Discovery is back in space more than 2 years after the loss of Columbia

Like 3-2-1, orbiter Discovery has successfully shed its Solid Rocket Boosters and External Tank, and shut down the main engines after reaching space.

Solid Rocket Booster separation was triggered 2-minutes and 5-seconds into the flight after burnout of the putty-like fuel packed inside each rocket. The firing of explosive bolts freed the twin boosters from the side of the External Tank, allowing them to peel away from the Space Shuttle. Parachutes were then automatically deployed from the boosters, allowing them to slowly descend into the Atlantic Ocean where they will be towed back to shore.

With the ascent into space complete and fuel onboard the External Tank exhausted, Discovery jettisoned the orange canister. Following jettison, Discovery used it's new belly-mounted digital camera to take pictures of the tank as it fell back into Earth's atmosphere, NASA's official site reports.

NASA's space shuttle Discovery blasted into space from Kennedy Space Center in Florida on Tuesday morning, more than 2 1/2 years after the U.S. human space flight program was brought to a halt by the loss of Columbia.

Discovery, carrying a crew of seven astronauts to the International Space Station, left Pad 39B at 7:39 a.m. PDT. Galleries of notables, including First Lady Laura Bush and Florida Gov. Jeb Bush, watched the launch that went off without a hitch, informs Bloomberg.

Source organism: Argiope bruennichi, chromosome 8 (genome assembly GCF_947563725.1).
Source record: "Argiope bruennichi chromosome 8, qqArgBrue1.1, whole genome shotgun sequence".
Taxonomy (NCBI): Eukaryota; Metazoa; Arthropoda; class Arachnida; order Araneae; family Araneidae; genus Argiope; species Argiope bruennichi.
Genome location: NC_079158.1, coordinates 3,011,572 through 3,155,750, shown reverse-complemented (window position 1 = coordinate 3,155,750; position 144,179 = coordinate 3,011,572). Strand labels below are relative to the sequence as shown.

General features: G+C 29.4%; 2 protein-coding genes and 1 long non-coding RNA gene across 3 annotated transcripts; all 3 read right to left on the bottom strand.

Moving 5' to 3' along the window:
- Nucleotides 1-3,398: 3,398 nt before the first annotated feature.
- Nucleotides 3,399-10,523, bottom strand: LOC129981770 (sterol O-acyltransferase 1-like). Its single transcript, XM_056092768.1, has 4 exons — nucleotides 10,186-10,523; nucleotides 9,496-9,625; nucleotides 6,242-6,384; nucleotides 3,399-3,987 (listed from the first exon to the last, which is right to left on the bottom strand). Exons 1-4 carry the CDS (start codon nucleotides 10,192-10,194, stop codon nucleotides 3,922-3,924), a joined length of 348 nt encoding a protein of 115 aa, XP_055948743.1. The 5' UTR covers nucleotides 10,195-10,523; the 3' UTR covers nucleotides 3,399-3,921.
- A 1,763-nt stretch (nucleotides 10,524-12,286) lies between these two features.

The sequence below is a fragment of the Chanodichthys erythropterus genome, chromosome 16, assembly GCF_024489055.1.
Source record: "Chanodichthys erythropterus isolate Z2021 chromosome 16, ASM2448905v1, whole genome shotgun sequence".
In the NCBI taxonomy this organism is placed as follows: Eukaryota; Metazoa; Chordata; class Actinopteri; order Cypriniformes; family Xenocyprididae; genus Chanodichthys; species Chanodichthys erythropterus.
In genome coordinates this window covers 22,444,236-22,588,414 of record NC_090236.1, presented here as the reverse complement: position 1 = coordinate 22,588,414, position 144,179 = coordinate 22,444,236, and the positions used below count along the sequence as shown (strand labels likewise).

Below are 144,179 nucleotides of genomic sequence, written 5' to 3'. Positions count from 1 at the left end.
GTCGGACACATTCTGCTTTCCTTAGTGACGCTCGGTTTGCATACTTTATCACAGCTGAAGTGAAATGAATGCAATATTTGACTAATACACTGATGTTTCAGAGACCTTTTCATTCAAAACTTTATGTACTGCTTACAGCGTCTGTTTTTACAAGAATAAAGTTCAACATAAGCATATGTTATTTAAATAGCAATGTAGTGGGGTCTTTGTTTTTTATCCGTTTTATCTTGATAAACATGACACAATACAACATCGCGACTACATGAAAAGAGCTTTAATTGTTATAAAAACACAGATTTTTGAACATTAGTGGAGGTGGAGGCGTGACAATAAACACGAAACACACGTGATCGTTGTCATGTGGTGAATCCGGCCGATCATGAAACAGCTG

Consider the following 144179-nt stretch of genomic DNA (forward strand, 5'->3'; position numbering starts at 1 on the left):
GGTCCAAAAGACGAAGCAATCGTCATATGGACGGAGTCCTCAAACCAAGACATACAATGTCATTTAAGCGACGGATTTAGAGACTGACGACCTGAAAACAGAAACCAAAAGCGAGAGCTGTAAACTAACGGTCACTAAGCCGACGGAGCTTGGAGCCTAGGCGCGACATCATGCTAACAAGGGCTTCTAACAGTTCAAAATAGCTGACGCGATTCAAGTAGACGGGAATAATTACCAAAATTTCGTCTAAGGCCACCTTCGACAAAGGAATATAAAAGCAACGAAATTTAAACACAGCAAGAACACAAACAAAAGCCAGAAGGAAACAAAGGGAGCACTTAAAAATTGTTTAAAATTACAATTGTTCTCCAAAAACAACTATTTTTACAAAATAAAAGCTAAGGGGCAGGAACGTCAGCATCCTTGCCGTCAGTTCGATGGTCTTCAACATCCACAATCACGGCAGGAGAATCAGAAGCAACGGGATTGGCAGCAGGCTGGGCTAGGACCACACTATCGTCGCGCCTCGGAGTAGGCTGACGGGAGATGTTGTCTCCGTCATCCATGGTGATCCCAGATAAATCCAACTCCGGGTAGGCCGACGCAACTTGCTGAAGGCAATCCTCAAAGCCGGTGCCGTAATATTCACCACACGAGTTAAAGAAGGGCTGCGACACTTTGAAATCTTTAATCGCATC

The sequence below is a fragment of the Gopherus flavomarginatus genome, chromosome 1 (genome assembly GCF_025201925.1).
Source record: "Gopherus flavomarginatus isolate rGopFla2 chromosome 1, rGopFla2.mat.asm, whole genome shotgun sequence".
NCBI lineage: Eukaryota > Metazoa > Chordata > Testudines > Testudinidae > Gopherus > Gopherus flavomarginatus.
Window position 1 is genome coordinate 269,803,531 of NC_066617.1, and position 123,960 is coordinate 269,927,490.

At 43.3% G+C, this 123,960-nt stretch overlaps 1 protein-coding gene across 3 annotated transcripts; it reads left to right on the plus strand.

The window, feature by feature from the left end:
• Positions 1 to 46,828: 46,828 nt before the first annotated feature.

"Our hopes and prayers go with you," NASA control told the craft.

"Thank you very much," said flight Cmdr. Eileen Collins, moments before the launch.

"Our long wait may be over. So on behalf of the many millions of people who believe so deeply in what we do, good luck, Godspeed - and have a little fun up there," launch director Mike Leinbach told the astronauts.

More than 12,000 people on the grounds of the space center, including more than 2,000 members of the media, watched Discovery take seven astronauts into space from launch pad 39B at 10:39 a.m. local time. They are on a two-week mission to deliver food, oxygen, and other supplies to the International Space Station.

More than 100 cameras recorded the flight, including one on the craft.

Seconds after liftoff, Discovery cleared the tower, beginning its two-week mission. Two chase planes were in the air as a precaution, reports LA Times.

According to CBC News, NASA will not give a final OK on whether Discovery is safe to return to Earth until halfway through the 12-day flight.

If approval is not given, the crew could attempt repairs or stay at the International Space Station until a second shuttle is sent to bring them back.

As part of their mission, Discovery's crew are testing new safety equipment, including a 150-metre boom made by MDA of Brampton, Ont. They'll use it to look for cracks in the shuttle's wings and nose cap.

As mentioned before, the crew is also delivering vital supplies to the station. Construction has been on hold while the shuttle fleet was grounded because NASA's shuttle is the only vehicle that can carry the equipment.

Photo: NASA

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